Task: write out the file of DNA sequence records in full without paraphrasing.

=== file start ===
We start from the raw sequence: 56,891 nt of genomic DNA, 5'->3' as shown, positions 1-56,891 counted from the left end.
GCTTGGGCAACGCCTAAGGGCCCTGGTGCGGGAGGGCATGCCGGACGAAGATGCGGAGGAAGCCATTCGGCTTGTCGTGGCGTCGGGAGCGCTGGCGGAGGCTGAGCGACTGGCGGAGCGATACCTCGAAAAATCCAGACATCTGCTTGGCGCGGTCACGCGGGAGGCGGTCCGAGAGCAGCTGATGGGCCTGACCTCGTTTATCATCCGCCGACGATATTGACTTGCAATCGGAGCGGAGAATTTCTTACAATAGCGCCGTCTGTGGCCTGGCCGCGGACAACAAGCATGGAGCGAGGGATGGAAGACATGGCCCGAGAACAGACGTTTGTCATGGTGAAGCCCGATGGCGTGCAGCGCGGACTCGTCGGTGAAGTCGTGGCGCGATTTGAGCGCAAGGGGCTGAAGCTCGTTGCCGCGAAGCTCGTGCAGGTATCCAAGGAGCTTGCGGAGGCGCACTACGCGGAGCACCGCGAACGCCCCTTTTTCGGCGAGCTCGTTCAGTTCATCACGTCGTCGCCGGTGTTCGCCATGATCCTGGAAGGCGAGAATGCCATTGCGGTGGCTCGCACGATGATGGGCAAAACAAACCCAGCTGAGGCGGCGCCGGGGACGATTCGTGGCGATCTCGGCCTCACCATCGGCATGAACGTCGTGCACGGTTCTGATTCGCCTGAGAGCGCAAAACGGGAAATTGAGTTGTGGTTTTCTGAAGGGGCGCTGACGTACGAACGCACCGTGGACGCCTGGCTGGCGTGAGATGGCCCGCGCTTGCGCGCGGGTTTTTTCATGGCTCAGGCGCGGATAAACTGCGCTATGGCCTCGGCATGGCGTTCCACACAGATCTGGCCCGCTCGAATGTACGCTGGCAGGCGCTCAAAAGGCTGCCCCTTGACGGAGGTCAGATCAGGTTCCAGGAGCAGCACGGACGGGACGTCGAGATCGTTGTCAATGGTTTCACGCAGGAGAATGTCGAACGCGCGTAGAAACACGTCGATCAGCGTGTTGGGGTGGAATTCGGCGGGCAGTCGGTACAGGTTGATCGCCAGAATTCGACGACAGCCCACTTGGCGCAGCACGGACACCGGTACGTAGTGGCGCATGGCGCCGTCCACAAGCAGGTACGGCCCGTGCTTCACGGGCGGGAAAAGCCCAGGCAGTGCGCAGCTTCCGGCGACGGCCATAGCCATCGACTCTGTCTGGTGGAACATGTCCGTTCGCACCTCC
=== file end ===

We start from the raw sequence: 56,891 nt of genomic DNA, 5'->3' as shown, positions 1-56,891 counted from the left end.
GCTTGGGCAACGCCTAAGGGCCCTGGTGCGGGAGGGCATGCCGGACGAAGATGCGGAGGAAGCCATTCGGCTTGTCGTGGCGTCGGGAGCGCTGGCGGAGGCTGAGCGACTGGCGGAGCGATACCTCGAAAAATCCAGACATCTGCTTGGCGCGGTCACGCGGGAGGCGGTCCGAGAGCAGCTGATGGGCCTGACCTCGTTTATCATCCGCCGACGATATTGACTTGCAATCGGAGCGGAGAATTTCTTACAATAGCGCCGTCTGTGGCCTGGCCGCGGACAACAAGCATGGAGCGAGGGATGGAAGACATGGCCCGAGAACAGACGTTTGTCATGGTGAAGCCCGATGGCGTGCAGCGCGGACTCGTCGGTGAAGTCGTGGCGCGATTTGAGCGCAAGGGGCTGAAGCTCGTTGCCGCGAAGCTCGTGCAGGTATCCAAGGAGCTTGCGGAGGCGCACTACGCGGAGCACCGCGAACGCCCCTTTTTCGGCGAGCTCGTTCAGTTCATCACGTCGTCGCCGGTGTTCGCCATGATCCTGGAAGGCGAGAATGCCATTGCGGTGGCTCGCACGATGATGGGCAAAACAAACCCAGCTGAGGCGGCGCCGGGGACGATTCGTGGCGATCTCGGCCTCACCATCGGCATGAACGTCGTGCACGGTTCTGATTCGCCTGAGAGCGCAAAACGGGAAATTGAGTTGTGGTTTTCTGAAGGGGCGCTGACGTACGAACGCACCGTGGACGCCTGGCTGGCGTGAGATGGCCCGCGCTTGCGCGCGGGTTTTTTCATGGCTCAGGCGCGGATAAACTGCGCTATGGCCTCGGCATGGCGTTCCACACAGATCTGGCCCGCTCGAATGTACGCTGGCAGGCGCTCAAAAGGCTGCCCCTTGACGGAGGTCAGATCAGGTTCCAGGAGCAGCACGGACGGGACGTCGAGATCGTTGTCAATGGTTTCACGCAGGAGAATGTCGAACGCGCGTAGAAACACGTCGATCAGCGTGTTGGGGTGGAATTCGGCGGGCAGTCGGTACAGGTTGATCGCCAGAATTCGACGACAGCCCACTTGGCGCAGCACGGACACCGGTACGTAGTGGCGCATGGCGCCGTCCACAAGCAGGTACGGCCCGTGCTTCACGGGCGGGAAAAGCCCAGGCAGTGCGCAGCTTCCGGCGACGGCCATAGCCATCGACTCTGTCTGGTGGAACATGTCCGTTCGCACCTCC